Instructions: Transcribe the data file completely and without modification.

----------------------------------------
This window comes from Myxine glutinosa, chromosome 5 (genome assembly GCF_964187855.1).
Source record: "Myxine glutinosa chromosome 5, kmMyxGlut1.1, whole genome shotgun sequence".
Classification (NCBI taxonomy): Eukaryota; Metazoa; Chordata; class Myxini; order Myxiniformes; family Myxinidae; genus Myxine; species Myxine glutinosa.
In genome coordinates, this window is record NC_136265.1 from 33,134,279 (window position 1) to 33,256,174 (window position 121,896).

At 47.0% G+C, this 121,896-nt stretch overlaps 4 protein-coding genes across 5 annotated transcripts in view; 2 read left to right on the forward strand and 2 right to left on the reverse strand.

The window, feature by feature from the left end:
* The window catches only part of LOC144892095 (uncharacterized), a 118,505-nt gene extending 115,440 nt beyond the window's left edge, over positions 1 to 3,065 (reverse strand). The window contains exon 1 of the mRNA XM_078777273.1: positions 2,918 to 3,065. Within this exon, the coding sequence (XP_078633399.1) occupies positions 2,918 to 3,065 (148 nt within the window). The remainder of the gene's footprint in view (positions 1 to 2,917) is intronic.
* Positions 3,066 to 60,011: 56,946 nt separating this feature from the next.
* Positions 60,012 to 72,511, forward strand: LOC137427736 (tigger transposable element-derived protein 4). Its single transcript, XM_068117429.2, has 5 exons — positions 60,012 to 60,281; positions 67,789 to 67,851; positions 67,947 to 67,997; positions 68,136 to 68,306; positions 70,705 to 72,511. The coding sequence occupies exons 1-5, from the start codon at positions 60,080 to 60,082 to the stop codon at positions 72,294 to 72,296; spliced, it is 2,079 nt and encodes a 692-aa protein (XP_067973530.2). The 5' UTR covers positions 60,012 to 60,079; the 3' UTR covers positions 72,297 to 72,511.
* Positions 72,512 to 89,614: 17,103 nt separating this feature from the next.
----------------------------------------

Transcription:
This window comes from Myxine glutinosa, chromosome 5 (genome assembly GCF_964187855.1).
Source record: "Myxine glutinosa chromosome 5, kmMyxGlut1.1, whole genome shotgun sequence".
Classification (NCBI taxonomy): Eukaryota; Metazoa; Chordata; class Myxini; order Myxiniformes; family Myxinidae; genus Myxine; species Myxine glutinosa.
In genome coordinates, this window is record NC_136265.1 from 33,134,279 (window position 1) to 33,256,174 (window position 121,896).

At 47.0% G+C, this 121,896-nt stretch overlaps 4 protein-coding genes across 5 annotated transcripts in view; 2 read left to right on the forward strand and 2 right to left on the reverse strand.

The window, feature by feature from the left end:
* The window catches only part of LOC144892095 (uncharacterized), a 118,505-nt gene extending 115,440 nt beyond the window's left edge, over positions 1 to 3,065 (reverse strand). The window contains exon 1 of the mRNA XM_078777273.1: positions 2,918 to 3,065. Within this exon, the coding sequence (XP_078633399.1) occupies positions 2,918 to 3,065 (148 nt within the window). The remainder of the gene's footprint in view (positions 1 to 2,917) is intronic.
* Positions 3,066 to 60,011: 56,946 nt separating this feature from the next.
* Positions 60,012 to 72,511, forward strand: LOC137427736 (tigger transposable element-derived protein 4). Its single transcript, XM_068117429.2, has 5 exons — positions 60,012 to 60,281; positions 67,789 to 67,851; positions 67,947 to 67,997; positions 68,136 to 68,306; positions 70,705 to 72,511. The coding sequence occupies exons 1-5, from the start codon at positions 60,080 to 60,082 to the stop codon at positions 72,294 to 72,296; spliced, it is 2,079 nt and encodes a 692-aa protein (XP_067973530.2). The 5' UTR covers positions 60,012 to 60,079; the 3' UTR covers positions 72,297 to 72,511.
* Positions 72,512 to 89,614: 17,103 nt separating this feature from the next.